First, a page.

5 industry-insider tips that can help you save over $20,000 on your wedding

Jen Glantz
standret | Getty Images

Weddings keep getting more expensive. The average cost of one is $33,931, according to The Knot's 2018 Real Weddings Study.

As a professional bridesmaid, working hundreds of weddings in the past five years, I've seen many couples go way over their budget and make big money mistakes that put them into debt for years to come. That doesn't have to happen.

Here are the top five tips any couple can use to save more than $20,000 when they plan their wedding.

Dress hunt outside of the store

Every time I go into wedding dress stores, my eyes bulge at the price tags. The average price of a wedding dress is around $1,650, according to Wedding Wire. If you walk into a store and find the dress that you've always dreamed of wearing to your wedding, don't buy it. Instead, take a picture of the label and the tag.

Then do an extensive search to find other dress retailers around the country who sell the same dress, sometimes at a discounted price, or who might be running a sale on that designer.

You can also search secondhand wedding dress online stores, like Nearly Newlywed, where you can find once worn dresses at a steep discount.

Average purchase: $1,650
Average savings from not buying the first dream dress you see: $500-$1,000

Share flowers

While the average couple spends over $1,500 on flowers, according to Wedding Wire, that price can vary based on how elaborate your centerpieces, bouquets, and wedding arch are, as well as the kind of flowers you decide to use and whether or not they are in season.

If having a lot of flowers is a nonnegotiable, then you should look into companies like Bloomerent, a flower sharing marketplace where, for a 40%-60% discount, you can share flowers with someone else in your area who is getting married the day before or after you. You might also ask your venue to connect you with other couples.

Average purchase: $1,500
Average savings from sharing your flowers: $500-$1,000

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Ask for a custom package

Remember that weddings shouldn't be one size fits all occasions. If you find a vendor you like, don't settle for one of their offered packages, because you could find yourself paying more for things you really don't want or need.

Photographers, for example, will charge a hefty price for a "standard" package that includes eight hours of shooting, a photo album, engagement shoot, a second shooter, photo booth, and more. If all you want is one videographer or photographer, no photo album, and a package that fits your needs, you can ask for customized pricing or a la carte options.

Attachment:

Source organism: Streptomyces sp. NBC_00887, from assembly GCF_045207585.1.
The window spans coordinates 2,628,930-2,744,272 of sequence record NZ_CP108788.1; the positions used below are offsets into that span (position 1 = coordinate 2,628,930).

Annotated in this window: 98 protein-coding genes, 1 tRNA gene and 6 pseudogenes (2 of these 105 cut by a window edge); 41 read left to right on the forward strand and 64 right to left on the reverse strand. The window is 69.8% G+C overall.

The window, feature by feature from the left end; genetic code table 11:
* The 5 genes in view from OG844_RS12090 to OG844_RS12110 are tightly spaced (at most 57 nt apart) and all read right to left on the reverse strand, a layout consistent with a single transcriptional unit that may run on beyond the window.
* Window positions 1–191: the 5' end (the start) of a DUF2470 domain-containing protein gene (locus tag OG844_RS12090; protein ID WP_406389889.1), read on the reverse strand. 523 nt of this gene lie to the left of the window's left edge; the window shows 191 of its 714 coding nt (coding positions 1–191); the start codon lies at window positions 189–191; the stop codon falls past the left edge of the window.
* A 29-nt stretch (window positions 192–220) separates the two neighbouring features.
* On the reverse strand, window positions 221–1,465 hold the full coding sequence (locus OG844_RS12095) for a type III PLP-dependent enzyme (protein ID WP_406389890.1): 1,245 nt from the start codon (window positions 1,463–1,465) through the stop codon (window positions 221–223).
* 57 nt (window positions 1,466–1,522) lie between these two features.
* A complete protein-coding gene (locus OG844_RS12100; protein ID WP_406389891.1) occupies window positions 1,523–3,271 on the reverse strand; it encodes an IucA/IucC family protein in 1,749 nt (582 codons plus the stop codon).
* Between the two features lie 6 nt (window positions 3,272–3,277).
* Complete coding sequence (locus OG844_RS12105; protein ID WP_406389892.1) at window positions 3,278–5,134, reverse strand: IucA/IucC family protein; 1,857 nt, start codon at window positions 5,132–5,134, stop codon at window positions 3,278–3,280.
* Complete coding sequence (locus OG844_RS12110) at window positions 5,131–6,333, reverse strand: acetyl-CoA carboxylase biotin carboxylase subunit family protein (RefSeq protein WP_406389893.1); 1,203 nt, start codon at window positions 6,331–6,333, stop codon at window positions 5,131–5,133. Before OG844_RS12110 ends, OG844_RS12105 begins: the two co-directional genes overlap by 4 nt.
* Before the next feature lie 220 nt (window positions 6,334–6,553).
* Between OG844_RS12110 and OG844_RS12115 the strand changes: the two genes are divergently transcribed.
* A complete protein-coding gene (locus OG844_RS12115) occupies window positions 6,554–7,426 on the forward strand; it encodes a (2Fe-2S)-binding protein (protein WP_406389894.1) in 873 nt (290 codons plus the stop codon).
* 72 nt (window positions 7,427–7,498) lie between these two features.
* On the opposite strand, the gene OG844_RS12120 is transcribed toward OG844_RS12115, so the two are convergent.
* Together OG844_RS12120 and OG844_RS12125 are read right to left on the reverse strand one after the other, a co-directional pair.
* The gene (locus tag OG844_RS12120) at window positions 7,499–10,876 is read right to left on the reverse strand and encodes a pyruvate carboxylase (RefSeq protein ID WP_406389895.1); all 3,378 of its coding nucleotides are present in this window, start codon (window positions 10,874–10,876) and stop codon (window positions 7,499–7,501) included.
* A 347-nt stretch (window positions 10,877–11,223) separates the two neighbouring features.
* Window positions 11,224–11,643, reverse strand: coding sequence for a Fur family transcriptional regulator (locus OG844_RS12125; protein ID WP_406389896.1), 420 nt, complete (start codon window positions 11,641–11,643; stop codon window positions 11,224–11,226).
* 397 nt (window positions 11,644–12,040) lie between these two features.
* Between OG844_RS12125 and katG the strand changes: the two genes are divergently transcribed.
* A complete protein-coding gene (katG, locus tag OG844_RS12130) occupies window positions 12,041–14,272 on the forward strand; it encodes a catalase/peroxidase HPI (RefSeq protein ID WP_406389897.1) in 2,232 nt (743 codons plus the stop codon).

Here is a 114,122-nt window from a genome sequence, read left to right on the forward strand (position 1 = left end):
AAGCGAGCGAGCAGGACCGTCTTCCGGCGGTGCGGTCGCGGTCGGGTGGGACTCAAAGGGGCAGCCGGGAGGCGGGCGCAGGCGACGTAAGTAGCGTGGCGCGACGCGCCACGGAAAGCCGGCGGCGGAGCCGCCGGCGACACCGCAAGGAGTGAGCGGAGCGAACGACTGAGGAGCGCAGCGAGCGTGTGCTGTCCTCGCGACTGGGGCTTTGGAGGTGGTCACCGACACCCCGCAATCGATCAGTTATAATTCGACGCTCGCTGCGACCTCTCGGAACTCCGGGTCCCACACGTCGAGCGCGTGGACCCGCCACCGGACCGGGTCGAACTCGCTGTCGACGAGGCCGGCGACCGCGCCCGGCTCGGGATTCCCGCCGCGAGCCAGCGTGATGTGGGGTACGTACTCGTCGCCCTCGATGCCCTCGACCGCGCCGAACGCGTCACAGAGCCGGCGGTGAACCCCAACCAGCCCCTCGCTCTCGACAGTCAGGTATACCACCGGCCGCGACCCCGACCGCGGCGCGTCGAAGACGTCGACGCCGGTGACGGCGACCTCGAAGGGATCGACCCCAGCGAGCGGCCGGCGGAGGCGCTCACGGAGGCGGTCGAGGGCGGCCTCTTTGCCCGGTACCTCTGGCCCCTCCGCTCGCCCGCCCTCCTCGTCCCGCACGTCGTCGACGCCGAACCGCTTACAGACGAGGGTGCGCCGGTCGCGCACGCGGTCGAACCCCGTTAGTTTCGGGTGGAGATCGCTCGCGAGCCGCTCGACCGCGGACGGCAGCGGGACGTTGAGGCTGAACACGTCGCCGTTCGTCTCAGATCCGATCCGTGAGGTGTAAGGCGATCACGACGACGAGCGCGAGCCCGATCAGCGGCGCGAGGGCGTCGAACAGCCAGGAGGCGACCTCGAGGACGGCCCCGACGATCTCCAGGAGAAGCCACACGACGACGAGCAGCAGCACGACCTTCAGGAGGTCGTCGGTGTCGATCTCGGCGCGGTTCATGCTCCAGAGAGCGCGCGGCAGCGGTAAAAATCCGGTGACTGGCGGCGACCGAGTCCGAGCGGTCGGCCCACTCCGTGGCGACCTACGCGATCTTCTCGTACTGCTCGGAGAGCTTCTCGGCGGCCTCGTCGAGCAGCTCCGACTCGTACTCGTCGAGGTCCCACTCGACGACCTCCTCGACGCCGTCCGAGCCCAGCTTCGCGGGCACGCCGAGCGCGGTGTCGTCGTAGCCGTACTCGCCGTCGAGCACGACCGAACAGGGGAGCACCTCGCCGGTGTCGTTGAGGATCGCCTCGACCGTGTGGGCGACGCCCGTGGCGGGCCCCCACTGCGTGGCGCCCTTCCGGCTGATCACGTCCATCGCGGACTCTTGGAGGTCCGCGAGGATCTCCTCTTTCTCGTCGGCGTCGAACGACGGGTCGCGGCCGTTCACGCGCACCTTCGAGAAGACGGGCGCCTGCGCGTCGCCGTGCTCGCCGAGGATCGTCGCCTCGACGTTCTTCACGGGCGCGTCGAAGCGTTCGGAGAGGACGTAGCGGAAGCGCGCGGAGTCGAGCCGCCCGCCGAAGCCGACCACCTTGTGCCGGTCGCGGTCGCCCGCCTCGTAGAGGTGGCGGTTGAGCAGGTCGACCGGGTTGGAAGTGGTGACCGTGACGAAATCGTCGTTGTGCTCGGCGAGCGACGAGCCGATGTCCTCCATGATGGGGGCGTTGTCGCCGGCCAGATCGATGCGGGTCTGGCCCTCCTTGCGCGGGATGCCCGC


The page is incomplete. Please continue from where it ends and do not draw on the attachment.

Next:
Bands and DJs may offer an entertainment package that includes elaborate lighting, which might already be included with the venue you picked or fancy stage settings. If you know what you want, share that with the vendors you meet with to see what is possible.

If you walk into a store and find the dress that you've always dreamed of wearing to your wedding, don't buy it. Instead, take a picture.
Jen Glantz
Founder, Bridesmaid for Hire

Average purchase:

  • Band: $4,500
  • DJ: $1,231
  • Photographer: $2,000
  • Videographer: $1,799

Average savings from avoiding the custom package:

  • Band: $900-$2,250
  • DJ: $246-$615
  • Photographer: $400-$1,000
  • Videographer: $359-$899

Cut down your hours

One of the biggest spending mistakes couples make is agreeing to a pre-set package that locks them into several hours, when they really only need that vendor there for a fraction of that time.

If you see a photographer advertising an eight-hour photo package for $5,000, you can reach out and see if they'd be willing to do a four-hour package for $2,000 or $2,500.

The same principle applies to day-of coordinators who usually charge based on time. If you're comfortable having someone there only for the ceremony and the first hour of the reception, you could save an additional $1,000.

If you're not sure how long you need a vendor for, or even how long the reception should be, speak to other couples who have gotten married. Usually they'll tell you they overspent on extra hours they didn't need vendors there for and will give you the range they believe would have made more sense.

One of the biggest spending mistakes couples make is agreeing to a pre-set package that locks them into a handful of hours, when they really only need that vendor there for a fraction of that time.
Jen Glantz
Founder, Bridesmaid for Hire

Average cost:

  • Day-of coordinator: $2,500
  • Open Bar: (for 100 people) $3,300-$5,000
  • Reception: $7,000

Average savings from cutting hours:

  • Day-of Coordinator: $1,000-$1,250
  • Open Bar: $2,500-$3,500
  • Reception: $3,500-$4,750
  • Band: $1,800-$2,250
  • DJ: $492-$615
  • Photographer: $800-$1,000
  • Videographer: $719-$900

Remember you don't need all the extras

Fun additions like party favors, customized and personalized items (napkins, cups, signs, etc.), or elaborate additions to centerpieces often cost hundreds of dollars more than you expect.

While it might seem nice to do party favors or a lot of detailed decorations, many guests don't even notice them and they could go to waste. You can save money by purchasing these items secondhand, on places like Facebook Marketplace or Tradsey. It's also OK to cross them off your list entirely if they end up eating into your time and your budget.

Average purchase: $1,500
What you can save on customized favors: $300-$600

Jen Glantz is the founder of the viral business Bridesmaid for Hire, the creator of the project Finally the Bride, the voice of the podcast "You're Not Getting Any Younger," and the author of the Amazon-bestselling books, "All My Friends Are Engaged" and "Always a Bridesmaid for Hire."

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